• Easily report on results, including analyst briefings and engagement, portal activity, share of voice and more.

And as for identifying those Magic Quadrant and Wave engagement best practices – Jon and Shaun use ARchitect for that too. They classify vendor evaluation reports as “projects” in ARchitect, track associated data and milestones, and use ARchitect to report on the information and patterns.

“We look at areas like: Who talked to the analysts; were execs involved? How much time did our company spend with the analysts? What types of interactions (briefing or inquiry) were used? What was the tone of the conversations?” Shaun says. “As we looked across the reports where we’d had great successes, we wanted to forensically analyze what made us perform so well.”

Jon sums it up: “ARchitect helps us track all our interactions, and correlate interactions with outcomes.”


In the eight evaluations where Siemens Digital Industries was positioned as a leader, the AR team saw patterns in the type, composition and duration of interactions.

“For example,” Shaun says, “we found that if you can involve a major executive, and have them participate from the get-go, that leads to better outcomes. Also, as many AR pros probably know, the Magic Quadrant doesn’t start when you get the welcome packet. It probably starts in earnest when the previous MQ ends — so it’s important to keep up a dialogue with the analysts. For us, before the evaluation officially begins, during the process, post-mortem and at all points in between, there’s no doubt that ARchitect helps us drive successful interactions. We can manage them now, and we know how to make sure the right mix of things are happening from an interaction point of view.”

Jon notes: “Highlighting these connections is also important as we work with our extended AR team of subject matter experts and business liaisons, who may not be AR pros day in and day out. By finding and establishing best practices, and understanding how we use ARchitect to help drive them, we get a higher level of output. And, at any given time, we have a more holistic view of where we’re at in a project, what other elements need to get done and if we need to course-correct.”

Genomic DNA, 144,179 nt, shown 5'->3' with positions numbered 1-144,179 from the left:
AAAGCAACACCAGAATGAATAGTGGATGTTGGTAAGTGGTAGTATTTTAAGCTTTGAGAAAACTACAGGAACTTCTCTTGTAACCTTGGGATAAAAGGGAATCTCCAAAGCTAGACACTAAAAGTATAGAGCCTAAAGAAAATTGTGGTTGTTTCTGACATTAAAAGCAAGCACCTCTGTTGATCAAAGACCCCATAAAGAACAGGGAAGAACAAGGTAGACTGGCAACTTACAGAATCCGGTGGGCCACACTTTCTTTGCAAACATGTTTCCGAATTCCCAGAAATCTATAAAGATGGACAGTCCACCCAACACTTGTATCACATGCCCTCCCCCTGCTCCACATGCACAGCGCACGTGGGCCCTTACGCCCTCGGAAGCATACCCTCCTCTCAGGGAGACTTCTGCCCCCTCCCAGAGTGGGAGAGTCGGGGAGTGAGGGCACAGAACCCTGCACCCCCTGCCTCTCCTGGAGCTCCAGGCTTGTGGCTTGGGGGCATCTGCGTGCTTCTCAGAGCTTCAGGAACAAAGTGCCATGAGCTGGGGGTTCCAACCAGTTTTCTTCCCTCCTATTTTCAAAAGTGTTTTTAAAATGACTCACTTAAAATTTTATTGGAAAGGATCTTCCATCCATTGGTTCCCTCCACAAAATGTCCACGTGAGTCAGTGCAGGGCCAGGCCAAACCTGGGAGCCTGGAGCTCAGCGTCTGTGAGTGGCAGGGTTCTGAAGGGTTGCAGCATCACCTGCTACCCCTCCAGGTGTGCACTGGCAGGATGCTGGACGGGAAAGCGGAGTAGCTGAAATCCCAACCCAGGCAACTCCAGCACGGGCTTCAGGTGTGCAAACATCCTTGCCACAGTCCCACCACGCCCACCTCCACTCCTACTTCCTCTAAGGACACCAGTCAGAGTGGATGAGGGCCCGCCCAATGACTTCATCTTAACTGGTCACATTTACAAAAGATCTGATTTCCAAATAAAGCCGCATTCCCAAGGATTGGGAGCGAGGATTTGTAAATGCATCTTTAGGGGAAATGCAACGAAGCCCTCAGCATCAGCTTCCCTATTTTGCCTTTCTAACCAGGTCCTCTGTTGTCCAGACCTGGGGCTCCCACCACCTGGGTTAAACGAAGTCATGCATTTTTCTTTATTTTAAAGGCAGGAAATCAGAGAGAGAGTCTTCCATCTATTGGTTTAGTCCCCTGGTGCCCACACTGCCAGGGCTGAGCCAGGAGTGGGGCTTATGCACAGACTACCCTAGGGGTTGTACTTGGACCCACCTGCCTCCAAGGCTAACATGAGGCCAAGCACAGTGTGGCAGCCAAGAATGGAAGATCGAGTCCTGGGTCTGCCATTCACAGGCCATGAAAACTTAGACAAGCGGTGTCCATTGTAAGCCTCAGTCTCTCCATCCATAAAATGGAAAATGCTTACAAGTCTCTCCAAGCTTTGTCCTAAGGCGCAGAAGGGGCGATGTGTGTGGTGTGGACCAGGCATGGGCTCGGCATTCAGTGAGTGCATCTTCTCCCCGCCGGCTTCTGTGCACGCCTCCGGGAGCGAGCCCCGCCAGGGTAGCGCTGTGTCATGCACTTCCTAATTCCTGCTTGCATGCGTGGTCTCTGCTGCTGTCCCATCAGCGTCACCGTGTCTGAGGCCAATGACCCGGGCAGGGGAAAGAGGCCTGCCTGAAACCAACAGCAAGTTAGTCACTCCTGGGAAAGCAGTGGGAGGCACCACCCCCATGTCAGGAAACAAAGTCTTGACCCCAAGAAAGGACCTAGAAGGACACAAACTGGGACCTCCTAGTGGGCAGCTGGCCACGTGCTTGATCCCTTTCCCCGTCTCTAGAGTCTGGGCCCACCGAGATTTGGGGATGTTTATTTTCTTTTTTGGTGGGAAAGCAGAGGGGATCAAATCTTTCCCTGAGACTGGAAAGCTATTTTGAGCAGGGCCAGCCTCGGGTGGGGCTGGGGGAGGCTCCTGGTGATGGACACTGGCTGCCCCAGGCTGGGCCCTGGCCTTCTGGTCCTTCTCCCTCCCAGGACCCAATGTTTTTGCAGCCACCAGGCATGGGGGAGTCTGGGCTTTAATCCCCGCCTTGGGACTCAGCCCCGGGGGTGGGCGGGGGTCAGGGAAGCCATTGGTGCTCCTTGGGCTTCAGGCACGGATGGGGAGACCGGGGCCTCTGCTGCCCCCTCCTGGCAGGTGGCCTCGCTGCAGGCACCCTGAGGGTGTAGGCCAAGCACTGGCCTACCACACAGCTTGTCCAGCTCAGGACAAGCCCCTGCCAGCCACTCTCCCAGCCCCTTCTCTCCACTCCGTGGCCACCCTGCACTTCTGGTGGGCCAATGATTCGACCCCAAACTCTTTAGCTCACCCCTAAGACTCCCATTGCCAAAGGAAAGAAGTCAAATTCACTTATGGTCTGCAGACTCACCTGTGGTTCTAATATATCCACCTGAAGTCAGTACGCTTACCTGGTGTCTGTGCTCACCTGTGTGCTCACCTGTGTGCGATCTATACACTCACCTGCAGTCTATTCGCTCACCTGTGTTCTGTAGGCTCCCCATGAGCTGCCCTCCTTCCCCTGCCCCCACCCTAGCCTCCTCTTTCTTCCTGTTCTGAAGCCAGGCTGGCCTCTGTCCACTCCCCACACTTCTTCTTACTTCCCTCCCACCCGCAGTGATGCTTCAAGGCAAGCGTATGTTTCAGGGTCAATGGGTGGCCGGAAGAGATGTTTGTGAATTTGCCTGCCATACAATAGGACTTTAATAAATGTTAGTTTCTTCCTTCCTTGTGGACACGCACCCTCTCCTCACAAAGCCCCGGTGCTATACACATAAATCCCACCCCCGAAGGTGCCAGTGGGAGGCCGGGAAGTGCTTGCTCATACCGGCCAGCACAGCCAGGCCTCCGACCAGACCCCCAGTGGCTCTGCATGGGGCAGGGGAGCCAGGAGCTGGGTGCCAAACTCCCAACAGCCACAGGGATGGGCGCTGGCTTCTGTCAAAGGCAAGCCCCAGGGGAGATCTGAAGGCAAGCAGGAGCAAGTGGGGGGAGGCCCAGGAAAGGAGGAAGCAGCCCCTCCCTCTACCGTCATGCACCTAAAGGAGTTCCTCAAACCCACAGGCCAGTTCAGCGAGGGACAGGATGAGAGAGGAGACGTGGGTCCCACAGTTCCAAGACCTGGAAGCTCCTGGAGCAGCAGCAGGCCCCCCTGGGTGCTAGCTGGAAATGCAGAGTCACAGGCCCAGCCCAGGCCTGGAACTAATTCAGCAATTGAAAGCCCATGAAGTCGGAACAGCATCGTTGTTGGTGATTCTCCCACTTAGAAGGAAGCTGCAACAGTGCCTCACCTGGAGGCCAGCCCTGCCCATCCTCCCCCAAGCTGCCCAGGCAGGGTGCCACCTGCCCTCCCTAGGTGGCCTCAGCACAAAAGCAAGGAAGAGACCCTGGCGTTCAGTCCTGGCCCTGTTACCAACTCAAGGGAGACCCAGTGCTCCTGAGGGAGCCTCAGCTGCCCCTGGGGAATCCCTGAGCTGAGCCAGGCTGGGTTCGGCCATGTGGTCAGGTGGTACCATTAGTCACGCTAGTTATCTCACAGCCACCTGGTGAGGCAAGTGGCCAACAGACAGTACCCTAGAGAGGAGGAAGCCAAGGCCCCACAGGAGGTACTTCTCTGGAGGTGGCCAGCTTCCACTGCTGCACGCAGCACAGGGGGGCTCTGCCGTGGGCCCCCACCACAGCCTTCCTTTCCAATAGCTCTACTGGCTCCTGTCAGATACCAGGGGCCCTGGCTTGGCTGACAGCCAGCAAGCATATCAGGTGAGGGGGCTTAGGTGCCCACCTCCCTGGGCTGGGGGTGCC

Shaun says the AR team recognizes, of course, that optimal analyst interactions aren’t the only component of successful vendor evaluations — you also need to have solid responses to the questionnaire, an impressive demo and glowing customer references (or Peer Insights reviews), among other areas.

“These items are very important too,” he says. “But as it relates to interactions, we’re thankful that we now have a playbook on how to make sure our internal forces are marshaled — and on how we can use ARchitect to help us drive interactions that, we think, will forecast a successful outcome.”

Apart from establishing evaluation best practices, Siemens Digital Industries has seen other benefits from its use of ARchitect:

  • Identifying new, relevant analysts who support Siemens’ business goals.
  • Reaching more analysts and reducing email “back-and-forth,” through the Analyst Portal. The portal enables Siemens Digital Industries to provide information to analysts it might not have had time to reach previously (such as at smaller and niche firms) and cuts down on emails the team needs to send. “We thought the portal would just be for our Tier 2 analysts, but a lot of the Tier 1s go on too and self-serve,” Jon says. “They can get information they need without having to email us and ask.”
  • Generating more interest in, and visibility for, AR. “An offshoot of all our success,” notes Shaun, “is that even in the last couple months, there’s been much greater interest from folks internally in our AR program and in listening to what analysts have to say. More people are seeing the value of analyst research, as well as analyst advice. So, as a company, we’re not just communicating, one-way, to analysts, but we’re also ingesting what they’re saying and getting that virtuous cycle of communications going.”